The only thing better than a good recipe? When something’s so easy to make that you don’t even need one. Welcome to It’s That Simple, a column where we talk you through the process of making the dishes and drinks we can make with our eyes closed.
In Mandarin Chinese, the word zhajiang means fried sauce, and that sauce is composed of a hodgepodge of various aged and salty sauces slung together over high heat and then draped over wheat noodles to make zhajiangmian. A deep and pungent gravy originally from Beijing and its northern neighbors, traditional zhajiang is made with two main ingredients: gan huangjiang (fermented yellow soybean paste) and a bit of tianmianjiang (sweet fermented wheat paste).
Gan huangjiang is a chunky mixture of soybeans, salt, and water. In a fermentation process similar to that of miso, time breaks down beans and grains into a condiment with punchy, complex layers of taste. But while texturally similar to miso, yellow soybean paste is much saltier. Tianmianjiang, on the other hand, is an aged sauce composed mostly of wheat flour, salt, and a bit of soybeans. It’s syrupy and, because sugar is a byproduct of the fermentation process, it’s sweet.
Cook these pastes together in oil at high heat and they transform into a rather complex sauce with notes of anchovy, molasses, and maybe even blue cheese. “For me as a chef, it’s all about the aromatics,” says executive chef Lucas Sin, who makes a version of zhajiang noodles at Junzi Kitchen, a fast-casual modern Chinese food chain in New York City. “It’s about the flavorful umami aromas that only happen when you cook something in oil at relatively high temperatures.”
While zhajiang originates from the north of China, variations exist all over East Asia. I grew up with the Taiwanese rendition heavy on sugar and ground pork, with an almost bolognese-like consistency. Korea has its own variety known as jjajangmyeon, with an inky jet-black soybean sauce. While there’s no official rubric, many in northern China swear that proper zhajiang should consist mostly of gan huangjiang.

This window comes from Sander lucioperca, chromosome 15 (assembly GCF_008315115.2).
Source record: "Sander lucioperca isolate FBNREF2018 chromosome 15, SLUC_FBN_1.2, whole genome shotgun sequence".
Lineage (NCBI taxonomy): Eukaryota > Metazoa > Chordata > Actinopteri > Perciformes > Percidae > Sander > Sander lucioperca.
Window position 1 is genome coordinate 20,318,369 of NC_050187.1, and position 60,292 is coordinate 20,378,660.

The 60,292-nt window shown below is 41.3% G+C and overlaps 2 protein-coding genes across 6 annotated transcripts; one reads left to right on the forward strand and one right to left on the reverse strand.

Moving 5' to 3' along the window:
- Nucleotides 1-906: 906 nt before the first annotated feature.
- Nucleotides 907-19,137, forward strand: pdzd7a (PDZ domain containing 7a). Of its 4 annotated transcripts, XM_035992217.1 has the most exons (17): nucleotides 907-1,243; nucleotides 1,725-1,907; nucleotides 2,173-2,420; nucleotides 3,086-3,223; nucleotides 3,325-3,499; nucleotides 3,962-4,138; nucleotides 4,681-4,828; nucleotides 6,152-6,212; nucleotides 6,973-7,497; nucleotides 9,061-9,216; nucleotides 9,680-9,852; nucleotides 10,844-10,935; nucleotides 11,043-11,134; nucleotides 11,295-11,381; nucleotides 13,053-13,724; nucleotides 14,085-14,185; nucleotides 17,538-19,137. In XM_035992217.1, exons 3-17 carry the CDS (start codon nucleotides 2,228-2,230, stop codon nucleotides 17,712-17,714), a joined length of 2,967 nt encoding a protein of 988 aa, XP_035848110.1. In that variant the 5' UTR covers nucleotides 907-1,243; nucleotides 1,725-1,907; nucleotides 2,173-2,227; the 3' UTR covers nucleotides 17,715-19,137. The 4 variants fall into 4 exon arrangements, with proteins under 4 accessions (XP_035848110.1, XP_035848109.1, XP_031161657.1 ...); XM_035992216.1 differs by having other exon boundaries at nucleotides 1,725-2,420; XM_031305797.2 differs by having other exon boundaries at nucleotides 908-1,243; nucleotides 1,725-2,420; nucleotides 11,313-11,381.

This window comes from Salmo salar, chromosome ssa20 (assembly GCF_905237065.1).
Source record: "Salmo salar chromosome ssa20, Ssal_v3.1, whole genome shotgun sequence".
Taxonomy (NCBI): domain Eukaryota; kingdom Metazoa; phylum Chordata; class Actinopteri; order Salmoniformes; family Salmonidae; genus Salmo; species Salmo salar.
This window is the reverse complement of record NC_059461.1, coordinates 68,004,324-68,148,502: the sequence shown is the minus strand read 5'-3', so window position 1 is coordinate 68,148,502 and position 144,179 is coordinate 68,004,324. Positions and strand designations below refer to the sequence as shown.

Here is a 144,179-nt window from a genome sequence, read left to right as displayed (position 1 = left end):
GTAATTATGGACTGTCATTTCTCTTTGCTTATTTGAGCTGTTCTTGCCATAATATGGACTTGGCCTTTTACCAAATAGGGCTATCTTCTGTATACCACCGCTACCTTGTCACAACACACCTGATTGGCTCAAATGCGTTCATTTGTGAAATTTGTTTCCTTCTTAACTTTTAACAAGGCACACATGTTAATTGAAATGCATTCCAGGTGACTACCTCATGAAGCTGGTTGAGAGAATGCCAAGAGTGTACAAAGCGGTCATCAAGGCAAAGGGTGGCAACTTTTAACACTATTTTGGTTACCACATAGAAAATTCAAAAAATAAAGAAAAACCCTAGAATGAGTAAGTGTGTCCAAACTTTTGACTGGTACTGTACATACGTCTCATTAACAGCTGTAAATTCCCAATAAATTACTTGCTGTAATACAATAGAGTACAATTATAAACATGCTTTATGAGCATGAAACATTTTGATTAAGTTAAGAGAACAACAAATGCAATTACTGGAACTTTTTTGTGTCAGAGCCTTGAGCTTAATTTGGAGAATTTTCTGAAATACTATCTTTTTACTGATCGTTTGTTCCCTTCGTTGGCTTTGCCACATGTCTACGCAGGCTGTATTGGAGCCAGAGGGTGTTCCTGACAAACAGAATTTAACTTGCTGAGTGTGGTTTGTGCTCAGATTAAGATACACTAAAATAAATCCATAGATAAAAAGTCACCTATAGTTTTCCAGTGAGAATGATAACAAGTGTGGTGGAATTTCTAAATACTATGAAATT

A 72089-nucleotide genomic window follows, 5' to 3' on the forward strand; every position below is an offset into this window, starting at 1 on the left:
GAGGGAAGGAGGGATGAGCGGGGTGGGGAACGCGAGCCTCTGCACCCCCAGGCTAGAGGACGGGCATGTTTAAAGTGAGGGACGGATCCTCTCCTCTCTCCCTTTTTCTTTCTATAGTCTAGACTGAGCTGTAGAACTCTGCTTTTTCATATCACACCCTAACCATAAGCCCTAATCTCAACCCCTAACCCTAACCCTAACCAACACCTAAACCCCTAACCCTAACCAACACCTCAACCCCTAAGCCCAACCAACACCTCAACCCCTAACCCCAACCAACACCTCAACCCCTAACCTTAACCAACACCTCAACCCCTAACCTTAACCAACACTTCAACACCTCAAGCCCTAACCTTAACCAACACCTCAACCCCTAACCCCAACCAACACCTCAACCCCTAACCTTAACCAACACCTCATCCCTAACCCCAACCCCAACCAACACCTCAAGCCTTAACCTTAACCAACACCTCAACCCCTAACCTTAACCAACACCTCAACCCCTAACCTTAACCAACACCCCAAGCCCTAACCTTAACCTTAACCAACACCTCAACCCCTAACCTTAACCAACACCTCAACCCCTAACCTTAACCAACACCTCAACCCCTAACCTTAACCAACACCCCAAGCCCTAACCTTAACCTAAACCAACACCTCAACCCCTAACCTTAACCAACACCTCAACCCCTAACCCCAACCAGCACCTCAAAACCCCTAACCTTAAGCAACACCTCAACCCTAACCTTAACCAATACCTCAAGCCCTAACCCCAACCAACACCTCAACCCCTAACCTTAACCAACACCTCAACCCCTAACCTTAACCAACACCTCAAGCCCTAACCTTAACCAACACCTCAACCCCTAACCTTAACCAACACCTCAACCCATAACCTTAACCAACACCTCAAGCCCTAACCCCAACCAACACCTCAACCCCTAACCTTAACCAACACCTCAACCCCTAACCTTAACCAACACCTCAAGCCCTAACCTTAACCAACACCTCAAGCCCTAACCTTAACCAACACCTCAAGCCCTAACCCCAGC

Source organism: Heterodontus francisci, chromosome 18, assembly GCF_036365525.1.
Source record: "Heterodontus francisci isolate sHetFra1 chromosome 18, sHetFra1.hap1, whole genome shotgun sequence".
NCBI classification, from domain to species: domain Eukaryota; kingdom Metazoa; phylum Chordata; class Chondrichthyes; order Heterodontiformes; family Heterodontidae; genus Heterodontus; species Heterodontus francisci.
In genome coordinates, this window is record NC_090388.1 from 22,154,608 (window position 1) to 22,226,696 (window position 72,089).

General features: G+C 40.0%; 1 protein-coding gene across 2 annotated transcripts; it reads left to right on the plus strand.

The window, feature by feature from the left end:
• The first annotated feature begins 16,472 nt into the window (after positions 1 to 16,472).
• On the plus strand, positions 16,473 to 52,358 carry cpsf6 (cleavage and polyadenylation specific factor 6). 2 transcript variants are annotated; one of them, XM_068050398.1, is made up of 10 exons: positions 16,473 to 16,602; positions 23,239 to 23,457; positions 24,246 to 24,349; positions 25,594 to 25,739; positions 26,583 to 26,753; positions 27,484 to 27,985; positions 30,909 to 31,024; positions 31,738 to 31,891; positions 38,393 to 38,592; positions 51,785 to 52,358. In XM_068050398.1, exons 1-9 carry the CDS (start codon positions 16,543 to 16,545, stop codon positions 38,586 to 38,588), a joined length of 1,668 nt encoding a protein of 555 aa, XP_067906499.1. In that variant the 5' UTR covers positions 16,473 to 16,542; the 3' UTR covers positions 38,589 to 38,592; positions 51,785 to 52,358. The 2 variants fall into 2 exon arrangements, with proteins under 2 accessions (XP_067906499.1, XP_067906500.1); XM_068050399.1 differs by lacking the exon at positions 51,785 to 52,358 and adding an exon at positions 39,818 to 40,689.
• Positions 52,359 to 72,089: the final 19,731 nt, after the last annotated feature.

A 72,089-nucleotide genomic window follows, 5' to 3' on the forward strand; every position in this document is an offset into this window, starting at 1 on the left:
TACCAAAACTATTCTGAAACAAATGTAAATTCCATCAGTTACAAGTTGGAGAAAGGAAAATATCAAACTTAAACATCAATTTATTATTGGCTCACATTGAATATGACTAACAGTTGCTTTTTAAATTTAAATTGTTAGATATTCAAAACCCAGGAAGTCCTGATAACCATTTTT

Unfortunately in the West, gan huangjiang is almost impossible to procure. Instead, I like using huang doujiang, or soybean sauce, from Lee Kum Kee, which is a less concentrated version of the aforementioned. Others consider red miso a more accurate substitute.
Tianmianjiang, the other key ingredient, adds a much needed layer of sweetness. But if that can’t be found, hoisin sauce—a sweet fermented soybean paste—is a good and more common alternative. Lastly, I add a splash of dark soy sauce for color. In his zhajiang, Sin likes throwing in doubanjiang (spicy fermented fava bean paste) from Sichuan and douchi (whole fermented black beans), for added depth. “I know it’s not exactly traditional,” he admits. But it works really well, since there isn’t as much complexity or variety to the soybean sauces available in America compared to China.
All these different types of fermented soy-based sauces and pastes can get really confusing, especially since they are all variations of salt, aged soybeans, and water. But once you get your basics down, it’s as simple as making a salad dressing. Here’s my quick and easy recipe: Make your zhajiang first. In a small bowl or cup, combine 3 Tbsp. soybean sauce, 1 Tbsp. tianmianjiang or hoisin sauce, 1 tsp. sugar, 1 Tbsp. Shaoxing wine or cooking wine, and 1 Tbsp. dark soy sauce. Stir to incorporate and set the sauce aside for later.
In a frying pan or wok over medium-high heat, heat up 2 Tbsp. vegetable oil, and when hot, add 2 minced shallots and 1 minced garlic clove and cook until they are slightly brown on the edges, about 5 minutes. On medium heat, add ¼ cup ground pork (around 50–60 grams). Stir, then add in the reserved zhajiang. Stir-fry until it’s dark and sticky. Top off with 1 cup water and when it starts bubbling, turn the heat to low. Simmer until reduced, about 20–30 minutes. At this point the sauce should be thick and shiny, like gravy. Turn off the heat, and pour the sauce over a bowl of thick wheat flour noodles. Look for slender, flat noodles that are at least ¼-inch wide. Finally, garnish freely with fresh and crunchy vegetables. In northern China, cucumber, carrots, and blanched bean sprouts are the classics, but there’s nothing wrong with adding a bit of radish or slivered scallions.